Voices: Voted Brexit? Bet you’re regretting that now

Not that I’d want to make any true Brexiteers hyperventilate or anything, but the much-quoted figure of a record half-million people adding to the population of the UK in the last year is only about half the story.

That’s because it is only the net number. A grand total of 1.1 million people are likely to have turned up in the UK in the year to June. More than a million! These are the people the anti-migration folk should arguably be concentrating on.

They are all legal, and the majority – 704,000 – from outside the EU. The number of “legal” migrants is about 10 times higher than the numbers crossing the English Channel in small boats or smuggled in lorries – which have caused controversy. Instead of banging on about them, the Brexiteers usually ignore the legal migration numbers. Not now, though.

So the one thing that you might have expected from Brexit, and which many no doubt voted for, hasn’t materialised. On the contrary. Rather than migration running, say, at the “tens of thousands” a year promised by the Conservatives after they first went into government in 2010, it is running at five times that level. That’s because British businesses and universities can’t run properly without migration.

We’ve simply not enough people, and too many jobs cannot be replaced by machines or AI. Absent some jump in the birth rate, this is the economic fact of life. We shouldn’t get upset about it because it’s made us richer, just like other great nations built on migration, such as the US and Australia.

Last year was an unusual year, but smoothing out the numbers over the past few years leaves an entirely legal and orderly net inflow of 200,000 to 250,000 per annum. This is high by most historical standards in the UK, and contributes to the rising proportion of the population not born in the UK.

Given that recent outflows have been affected by EU citizens returning home, and most of that trend must be spent by now, the net outward migration figures will probably drop quite sharply in 2023 and after. Some 560,000 people are estimated to have migrated from the UK in the same period, almost half of them – 275,000 – going back to the EU. So the net migration average may well push higher still, albeit not to the half million mark.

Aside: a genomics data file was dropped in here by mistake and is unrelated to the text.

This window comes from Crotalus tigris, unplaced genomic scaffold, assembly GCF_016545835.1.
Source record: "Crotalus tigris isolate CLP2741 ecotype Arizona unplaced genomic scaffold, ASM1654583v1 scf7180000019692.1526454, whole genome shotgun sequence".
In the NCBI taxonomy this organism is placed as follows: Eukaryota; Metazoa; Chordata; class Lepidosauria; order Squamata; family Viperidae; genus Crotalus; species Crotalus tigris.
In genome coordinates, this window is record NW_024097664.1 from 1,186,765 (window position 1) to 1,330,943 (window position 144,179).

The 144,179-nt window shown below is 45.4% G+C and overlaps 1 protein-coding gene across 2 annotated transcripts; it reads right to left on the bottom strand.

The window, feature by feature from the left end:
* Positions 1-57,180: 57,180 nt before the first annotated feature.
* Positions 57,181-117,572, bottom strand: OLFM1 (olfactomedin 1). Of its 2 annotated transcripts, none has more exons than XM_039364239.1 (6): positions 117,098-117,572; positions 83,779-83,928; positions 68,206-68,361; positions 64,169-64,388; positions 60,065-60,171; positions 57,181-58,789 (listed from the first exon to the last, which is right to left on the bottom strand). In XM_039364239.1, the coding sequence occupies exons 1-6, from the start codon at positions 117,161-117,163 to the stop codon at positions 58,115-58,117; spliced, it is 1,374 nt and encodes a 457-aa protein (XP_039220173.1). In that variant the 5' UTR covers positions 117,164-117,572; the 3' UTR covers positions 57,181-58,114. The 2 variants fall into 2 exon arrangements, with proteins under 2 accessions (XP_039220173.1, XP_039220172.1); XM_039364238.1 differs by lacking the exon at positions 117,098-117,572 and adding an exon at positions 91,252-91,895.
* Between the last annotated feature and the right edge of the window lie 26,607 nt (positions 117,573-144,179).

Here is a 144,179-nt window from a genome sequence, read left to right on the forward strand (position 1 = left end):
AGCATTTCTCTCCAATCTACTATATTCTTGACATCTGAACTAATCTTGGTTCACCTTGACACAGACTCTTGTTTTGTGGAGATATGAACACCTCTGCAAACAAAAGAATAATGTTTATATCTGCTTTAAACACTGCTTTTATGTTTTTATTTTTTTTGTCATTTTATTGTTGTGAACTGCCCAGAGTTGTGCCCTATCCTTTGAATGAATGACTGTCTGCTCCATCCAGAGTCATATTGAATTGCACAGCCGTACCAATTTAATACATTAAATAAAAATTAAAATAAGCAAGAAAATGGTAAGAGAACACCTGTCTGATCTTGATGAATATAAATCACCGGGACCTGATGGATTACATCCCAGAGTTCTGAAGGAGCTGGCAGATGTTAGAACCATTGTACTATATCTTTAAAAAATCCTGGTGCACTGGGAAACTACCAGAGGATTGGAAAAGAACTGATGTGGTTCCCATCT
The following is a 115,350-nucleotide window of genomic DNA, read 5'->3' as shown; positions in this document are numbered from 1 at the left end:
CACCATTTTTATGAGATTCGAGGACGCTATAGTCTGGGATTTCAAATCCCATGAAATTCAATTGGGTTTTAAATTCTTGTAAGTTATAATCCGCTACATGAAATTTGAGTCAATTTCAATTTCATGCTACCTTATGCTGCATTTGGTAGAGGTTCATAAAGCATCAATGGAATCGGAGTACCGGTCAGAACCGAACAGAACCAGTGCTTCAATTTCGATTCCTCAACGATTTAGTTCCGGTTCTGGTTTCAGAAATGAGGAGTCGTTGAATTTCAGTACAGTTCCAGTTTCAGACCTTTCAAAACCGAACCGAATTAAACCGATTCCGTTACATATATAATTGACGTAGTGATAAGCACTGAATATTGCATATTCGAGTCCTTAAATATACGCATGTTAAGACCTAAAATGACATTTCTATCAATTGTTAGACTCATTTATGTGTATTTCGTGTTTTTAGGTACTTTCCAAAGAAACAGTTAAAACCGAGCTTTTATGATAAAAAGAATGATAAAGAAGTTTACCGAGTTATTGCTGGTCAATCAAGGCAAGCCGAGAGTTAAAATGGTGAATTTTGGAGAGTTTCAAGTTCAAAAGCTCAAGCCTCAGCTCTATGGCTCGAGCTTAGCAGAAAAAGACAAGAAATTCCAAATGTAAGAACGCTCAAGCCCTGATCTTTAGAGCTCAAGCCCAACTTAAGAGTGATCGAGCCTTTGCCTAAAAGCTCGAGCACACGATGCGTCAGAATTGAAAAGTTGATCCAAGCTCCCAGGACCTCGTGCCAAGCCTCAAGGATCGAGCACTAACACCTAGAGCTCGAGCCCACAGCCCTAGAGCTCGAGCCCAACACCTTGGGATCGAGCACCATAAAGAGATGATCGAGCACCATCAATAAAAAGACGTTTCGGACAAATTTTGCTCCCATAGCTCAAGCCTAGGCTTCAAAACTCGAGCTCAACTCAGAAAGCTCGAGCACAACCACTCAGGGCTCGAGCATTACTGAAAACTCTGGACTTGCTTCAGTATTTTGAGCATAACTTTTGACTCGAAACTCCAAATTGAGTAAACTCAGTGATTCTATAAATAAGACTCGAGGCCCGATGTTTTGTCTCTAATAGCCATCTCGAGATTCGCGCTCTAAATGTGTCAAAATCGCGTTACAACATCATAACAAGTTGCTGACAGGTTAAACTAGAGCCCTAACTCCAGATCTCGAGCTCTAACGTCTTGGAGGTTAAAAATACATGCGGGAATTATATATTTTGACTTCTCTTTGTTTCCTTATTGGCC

This is because there are some distortionary effects on the figures caused by the end of the pandemic, with a backlog of students arriving, for example, and the recent special Hong Kong, Afghanistan and Ukraine schemes inflating the stats – around 200,000 Ukrainians have fled the war and been mostly welcomed to the UK.

The fact is that our new post-Brexit “Australian points-based system” hasn’t reduced migration, as promised, but merely changed its composition, from EU workers to non-EU workers and students. There’s nothing intrinsic in a points-based system that will virtually stop migration, as was implied by folk such as Nigel Farage.

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And so it has proved – another false promise, though with the golden lining that net migration is helping to fill gaps in the labour market, for skilled and unskilled labour. Instead of fruit pickers coming from, say, Romania they are now being flown in from Indonesia, to give one rather extreme example. Is that what people voted for in 2016? Or would they now rather we left the fruit to rot in the fields?

The other irony about the promised boost Brexit was supposed to unleash, is that the only thing that is going to drive economic growth higher in the coming years is migration – helping to deliver an extra £6bn a year in tax revenues. Without migrants, from whatever source and whatever their motivation, the UK would be in for an even worse recession and even deeper cuts in its public services over the next decade.

If the UK ever did just abandon its obligations to accept refugees, and limit visa issuance to, say, 100,000 irrespective of any other considerations, then the country would be poorer as a result.

The Brexit experiment is failing even in its simplest and most crucial respects. It can only be made to work by crippling the economy still further. It’s this that should make people angry, not the migration numbers.